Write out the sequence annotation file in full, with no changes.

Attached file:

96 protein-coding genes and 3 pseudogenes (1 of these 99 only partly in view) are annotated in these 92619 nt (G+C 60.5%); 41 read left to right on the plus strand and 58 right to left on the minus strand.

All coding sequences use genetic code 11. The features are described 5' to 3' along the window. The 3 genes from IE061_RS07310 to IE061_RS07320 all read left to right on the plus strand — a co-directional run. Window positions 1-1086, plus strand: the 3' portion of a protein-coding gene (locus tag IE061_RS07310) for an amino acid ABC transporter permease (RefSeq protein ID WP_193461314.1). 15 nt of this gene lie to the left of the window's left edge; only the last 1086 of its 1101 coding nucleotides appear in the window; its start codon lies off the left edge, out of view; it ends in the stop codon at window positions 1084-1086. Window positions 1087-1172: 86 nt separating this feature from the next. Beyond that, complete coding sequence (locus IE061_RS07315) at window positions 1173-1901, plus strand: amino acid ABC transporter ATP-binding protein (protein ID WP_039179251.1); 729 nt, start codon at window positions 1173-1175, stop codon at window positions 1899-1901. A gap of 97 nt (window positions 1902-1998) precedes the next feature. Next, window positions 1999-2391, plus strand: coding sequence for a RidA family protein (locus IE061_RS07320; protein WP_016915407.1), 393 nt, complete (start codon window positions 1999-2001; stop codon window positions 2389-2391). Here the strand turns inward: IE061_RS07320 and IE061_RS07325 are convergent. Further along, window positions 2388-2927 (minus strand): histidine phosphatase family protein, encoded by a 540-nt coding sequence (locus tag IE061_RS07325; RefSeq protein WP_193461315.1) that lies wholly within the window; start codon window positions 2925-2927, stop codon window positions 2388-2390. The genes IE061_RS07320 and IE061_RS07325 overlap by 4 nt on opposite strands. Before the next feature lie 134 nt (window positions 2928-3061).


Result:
96 protein-coding genes and 3 pseudogenes (1 of these 99 only partly in view) are annotated in these 92619 nt (G+C 60.5%); 41 read left to right on the plus strand and 58 right to left on the minus strand.

All coding sequences use genetic code 11. The features are described 5' to 3' along the window. The 3 genes from IE061_RS07310 to IE061_RS07320 all read left to right on the plus strand — a co-directional run. Window positions 1-1086, plus strand: the 3' portion of a protein-coding gene (locus tag IE061_RS07310) for an amino acid ABC transporter permease (RefSeq protein ID WP_193461314.1). 15 nt of this gene lie to the left of the window's left edge; only the last 1086 of its 1101 coding nucleotides appear in the window; its start codon lies off the left edge, out of view; it ends in the stop codon at window positions 1084-1086. Window positions 1087-1172: 86 nt separating this feature from the next. Beyond that, complete coding sequence (locus IE061_RS07315) at window positions 1173-1901, plus strand: amino acid ABC transporter ATP-binding protein (protein ID WP_039179251.1); 729 nt, start codon at window positions 1173-1175, stop codon at window positions 1899-1901. A gap of 97 nt (window positions 1902-1998) precedes the next feature. Next, window positions 1999-2391, plus strand: coding sequence for a RidA family protein (locus IE061_RS07320; protein WP_016915407.1), 393 nt, complete (start codon window positions 1999-2001; stop codon window positions 2389-2391). Here the strand turns inward: IE061_RS07320 and IE061_RS07325 are convergent. Further along, window positions 2388-2927 (minus strand): histidine phosphatase family protein, encoded by a 540-nt coding sequence (locus tag IE061_RS07325; RefSeq protein WP_193461315.1) that lies wholly within the window; start codon window positions 2925-2927, stop codon window positions 2388-2390. The genes IE061_RS07320 and IE061_RS07325 overlap by 4 nt on opposite strands. Before the next feature lie 134 nt (window positions 2928-3061).